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Concerns over water-related deaths voiced at sea safety seminar

The number of water-related deaths was an issue raised Tuesday (27 November) at a public meeting at the George Town Yacht Club.

Thirteen people have died in Cayman Islands waters in 2018.

The Safety At Sea seminar tackled a number of concerns raised by the public, ranging from preventing deaths in Cayman’s waters to addressing bad behavior by boaters. Those aboard the vessel in Cayman’s most recent water-related death were able to render CPR assistance, it’s something that Shipping Registry Marine Inspector Ned Miller said needs to be the standard.

“In most of the world, people that are operating those businesses are required to undertake some form of basic safety training that teaches them CPR and how to use AED,” said Mr. Miller.

It was at the Women’s International Shipping and Trading Association’s (WISTA) Safety At Sea seminar that concerns like Mr. Miller’s were raised.

Health and Environment Minister Hon. Dwayne Seymour pledged to take action.

“So we are going to reach out to WISTA to try and get some of these people on who are willing to volunteer on a steering committee for us to put this on the right footing. We can’t wait any longer, there’s a lot of tourists visiting this island and there’s a lot of liability, so we need to ensure that the Government protects themselves,” said Mr. Seymour.

Mr. Miller said there are currently no laws in place for boaters consuming alcohol.

“At this time, No, there is nothing in the books that dissuade you from drinking and operating a marine craft,” said Mr. Miller.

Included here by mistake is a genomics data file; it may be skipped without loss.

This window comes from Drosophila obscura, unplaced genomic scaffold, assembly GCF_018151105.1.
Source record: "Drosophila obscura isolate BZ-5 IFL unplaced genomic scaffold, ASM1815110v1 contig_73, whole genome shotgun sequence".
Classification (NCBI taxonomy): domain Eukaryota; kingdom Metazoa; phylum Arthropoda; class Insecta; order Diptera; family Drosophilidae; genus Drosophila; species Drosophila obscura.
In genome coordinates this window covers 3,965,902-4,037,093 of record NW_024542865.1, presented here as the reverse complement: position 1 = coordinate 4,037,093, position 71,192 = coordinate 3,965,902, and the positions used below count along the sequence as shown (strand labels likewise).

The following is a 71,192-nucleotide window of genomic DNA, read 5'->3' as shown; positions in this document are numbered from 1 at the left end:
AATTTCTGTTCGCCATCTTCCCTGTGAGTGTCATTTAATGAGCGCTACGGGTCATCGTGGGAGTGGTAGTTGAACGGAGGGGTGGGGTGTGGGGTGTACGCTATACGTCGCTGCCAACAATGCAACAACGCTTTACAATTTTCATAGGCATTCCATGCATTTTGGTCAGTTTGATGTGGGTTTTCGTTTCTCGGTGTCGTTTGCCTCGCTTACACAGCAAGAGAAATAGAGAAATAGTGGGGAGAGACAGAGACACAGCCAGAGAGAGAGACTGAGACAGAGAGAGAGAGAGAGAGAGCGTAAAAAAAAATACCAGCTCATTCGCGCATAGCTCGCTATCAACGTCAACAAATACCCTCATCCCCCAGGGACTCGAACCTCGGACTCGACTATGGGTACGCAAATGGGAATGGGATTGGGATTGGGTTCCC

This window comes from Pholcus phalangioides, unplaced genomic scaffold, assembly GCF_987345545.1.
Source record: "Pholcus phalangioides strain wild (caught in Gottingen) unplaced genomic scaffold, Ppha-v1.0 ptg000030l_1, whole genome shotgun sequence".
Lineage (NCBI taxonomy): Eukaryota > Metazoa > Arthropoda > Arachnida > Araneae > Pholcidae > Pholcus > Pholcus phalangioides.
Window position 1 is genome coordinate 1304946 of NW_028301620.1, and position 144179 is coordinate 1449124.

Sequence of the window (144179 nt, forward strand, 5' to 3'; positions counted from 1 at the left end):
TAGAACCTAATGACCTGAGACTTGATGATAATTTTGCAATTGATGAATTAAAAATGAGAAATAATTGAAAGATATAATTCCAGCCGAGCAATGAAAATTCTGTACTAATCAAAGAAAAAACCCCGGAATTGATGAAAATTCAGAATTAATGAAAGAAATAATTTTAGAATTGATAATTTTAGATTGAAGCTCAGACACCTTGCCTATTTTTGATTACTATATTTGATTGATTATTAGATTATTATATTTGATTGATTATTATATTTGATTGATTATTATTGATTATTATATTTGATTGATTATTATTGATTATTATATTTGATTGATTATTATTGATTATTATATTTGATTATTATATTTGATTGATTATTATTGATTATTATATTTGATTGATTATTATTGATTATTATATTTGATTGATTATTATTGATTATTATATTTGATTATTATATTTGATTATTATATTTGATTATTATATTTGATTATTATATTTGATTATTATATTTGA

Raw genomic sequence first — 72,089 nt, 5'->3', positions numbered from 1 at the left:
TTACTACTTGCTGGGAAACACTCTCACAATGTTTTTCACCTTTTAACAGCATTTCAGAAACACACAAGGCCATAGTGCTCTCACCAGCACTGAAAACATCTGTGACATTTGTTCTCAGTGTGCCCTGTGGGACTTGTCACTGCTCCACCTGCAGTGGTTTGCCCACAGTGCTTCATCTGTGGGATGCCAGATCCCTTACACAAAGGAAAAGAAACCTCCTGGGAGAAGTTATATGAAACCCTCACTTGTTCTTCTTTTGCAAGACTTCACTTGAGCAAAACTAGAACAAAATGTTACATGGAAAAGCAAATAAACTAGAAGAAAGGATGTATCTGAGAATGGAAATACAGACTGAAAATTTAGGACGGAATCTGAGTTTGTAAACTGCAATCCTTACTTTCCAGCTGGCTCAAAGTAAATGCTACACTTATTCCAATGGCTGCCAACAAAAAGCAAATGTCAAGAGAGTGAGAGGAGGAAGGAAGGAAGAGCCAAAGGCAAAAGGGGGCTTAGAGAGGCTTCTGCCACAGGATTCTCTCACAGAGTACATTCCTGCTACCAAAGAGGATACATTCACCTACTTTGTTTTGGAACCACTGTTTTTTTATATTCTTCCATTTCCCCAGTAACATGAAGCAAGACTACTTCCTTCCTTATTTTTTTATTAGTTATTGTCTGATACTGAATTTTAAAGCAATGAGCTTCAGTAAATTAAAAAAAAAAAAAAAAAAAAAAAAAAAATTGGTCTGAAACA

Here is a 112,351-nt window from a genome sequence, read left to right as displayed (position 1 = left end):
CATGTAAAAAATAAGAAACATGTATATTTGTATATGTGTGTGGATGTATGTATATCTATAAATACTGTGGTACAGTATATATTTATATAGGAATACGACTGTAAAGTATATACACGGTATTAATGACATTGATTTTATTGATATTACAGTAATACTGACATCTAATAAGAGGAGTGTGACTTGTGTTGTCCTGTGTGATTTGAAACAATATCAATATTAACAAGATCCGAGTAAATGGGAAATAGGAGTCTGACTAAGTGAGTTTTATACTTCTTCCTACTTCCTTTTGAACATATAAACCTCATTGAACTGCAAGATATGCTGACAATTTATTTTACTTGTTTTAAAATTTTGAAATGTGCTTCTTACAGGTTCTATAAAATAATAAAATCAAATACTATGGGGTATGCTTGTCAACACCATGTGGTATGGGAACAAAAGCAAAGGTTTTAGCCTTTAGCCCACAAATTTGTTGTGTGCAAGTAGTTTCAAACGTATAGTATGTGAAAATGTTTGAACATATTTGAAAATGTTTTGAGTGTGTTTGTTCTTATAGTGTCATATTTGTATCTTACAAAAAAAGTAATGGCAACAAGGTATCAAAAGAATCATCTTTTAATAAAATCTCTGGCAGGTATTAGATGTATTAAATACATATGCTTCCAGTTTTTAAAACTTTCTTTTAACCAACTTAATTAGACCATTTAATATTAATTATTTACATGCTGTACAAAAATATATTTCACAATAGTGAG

As for speeding, Mr. Miller said boaters should know and obey their restrictions.

“Within 1,500 feet of the port there is a five-not limit as they are in other parts of the island where ever you see those buoys that say no wake zone, five-knot limit that is actually the legal posted limit at this time. And if they are exceeding that then they are violating the law. Outside of that, unfortunately, as far as I’m aware there is nothing to protect the average boater,” said Mr. Miller

The RCIPS Marine Unit and Cayman’s new Coast Guard leaders were also on hand to address concerns raised at the meeting.

About the author

Seaford Russell jr.

Seaford Russell jr.

Seaford Russell Jr. joined Cayman 27 in the spring of 2018. He started off as a part-time photographer but thanks to his hard-work, dedication and eye for photography, he was offered a full-time position as a reporter trainee. Seaford is committed to bringing the people of Cayman informative and balanced news about what’s happening in the community.

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